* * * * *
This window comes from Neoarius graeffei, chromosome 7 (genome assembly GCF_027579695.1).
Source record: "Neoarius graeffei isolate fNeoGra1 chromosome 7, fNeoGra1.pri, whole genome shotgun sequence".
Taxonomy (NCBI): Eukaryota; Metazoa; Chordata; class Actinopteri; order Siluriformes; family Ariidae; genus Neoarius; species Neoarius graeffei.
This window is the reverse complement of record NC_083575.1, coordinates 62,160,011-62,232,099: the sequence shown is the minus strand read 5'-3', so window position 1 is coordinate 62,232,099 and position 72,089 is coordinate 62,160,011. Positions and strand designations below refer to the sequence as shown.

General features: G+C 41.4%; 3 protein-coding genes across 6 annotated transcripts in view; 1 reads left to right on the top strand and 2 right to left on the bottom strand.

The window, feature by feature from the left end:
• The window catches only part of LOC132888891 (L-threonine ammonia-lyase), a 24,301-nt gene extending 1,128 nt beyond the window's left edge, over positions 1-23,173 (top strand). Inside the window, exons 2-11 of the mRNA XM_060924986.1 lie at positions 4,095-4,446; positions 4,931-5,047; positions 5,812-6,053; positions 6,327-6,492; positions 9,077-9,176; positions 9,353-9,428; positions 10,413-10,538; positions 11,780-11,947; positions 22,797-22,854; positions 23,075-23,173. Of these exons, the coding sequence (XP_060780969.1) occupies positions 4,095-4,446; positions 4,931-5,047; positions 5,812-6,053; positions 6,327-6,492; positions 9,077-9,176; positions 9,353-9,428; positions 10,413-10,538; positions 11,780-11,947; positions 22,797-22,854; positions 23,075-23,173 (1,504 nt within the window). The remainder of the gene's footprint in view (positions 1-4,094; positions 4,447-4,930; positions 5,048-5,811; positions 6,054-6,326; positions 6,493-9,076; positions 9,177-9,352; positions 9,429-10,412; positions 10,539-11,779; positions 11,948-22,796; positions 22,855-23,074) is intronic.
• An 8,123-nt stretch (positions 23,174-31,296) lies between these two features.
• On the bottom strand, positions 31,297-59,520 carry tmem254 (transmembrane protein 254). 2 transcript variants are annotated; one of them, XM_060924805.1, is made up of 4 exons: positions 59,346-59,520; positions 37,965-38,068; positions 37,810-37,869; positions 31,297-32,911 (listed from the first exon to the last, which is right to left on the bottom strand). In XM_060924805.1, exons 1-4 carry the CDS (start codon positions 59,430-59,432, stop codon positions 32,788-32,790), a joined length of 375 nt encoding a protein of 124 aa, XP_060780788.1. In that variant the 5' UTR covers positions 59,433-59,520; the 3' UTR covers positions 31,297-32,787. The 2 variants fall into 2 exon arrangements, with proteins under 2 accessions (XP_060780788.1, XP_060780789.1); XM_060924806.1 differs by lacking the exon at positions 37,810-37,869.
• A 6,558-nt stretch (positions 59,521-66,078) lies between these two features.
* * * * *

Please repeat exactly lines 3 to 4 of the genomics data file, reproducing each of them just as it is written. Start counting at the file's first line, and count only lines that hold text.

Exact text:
Taxonomy (NCBI): Eukaryota; Metazoa; Chordata; class Actinopteri; order Siluriformes; family Ariidae; genus Neoarius; species Neoarius graeffei.
This window is the reverse complement of record NC_083575.1, coordinates 62,160,011-62,232,099: the sequence shown is the minus strand read 5'-3', so window position 1 is coordinate 62,232,099 and position 72,089 is coordinate 62,160,011. Positions and strand designations below refer to the sequence as shown.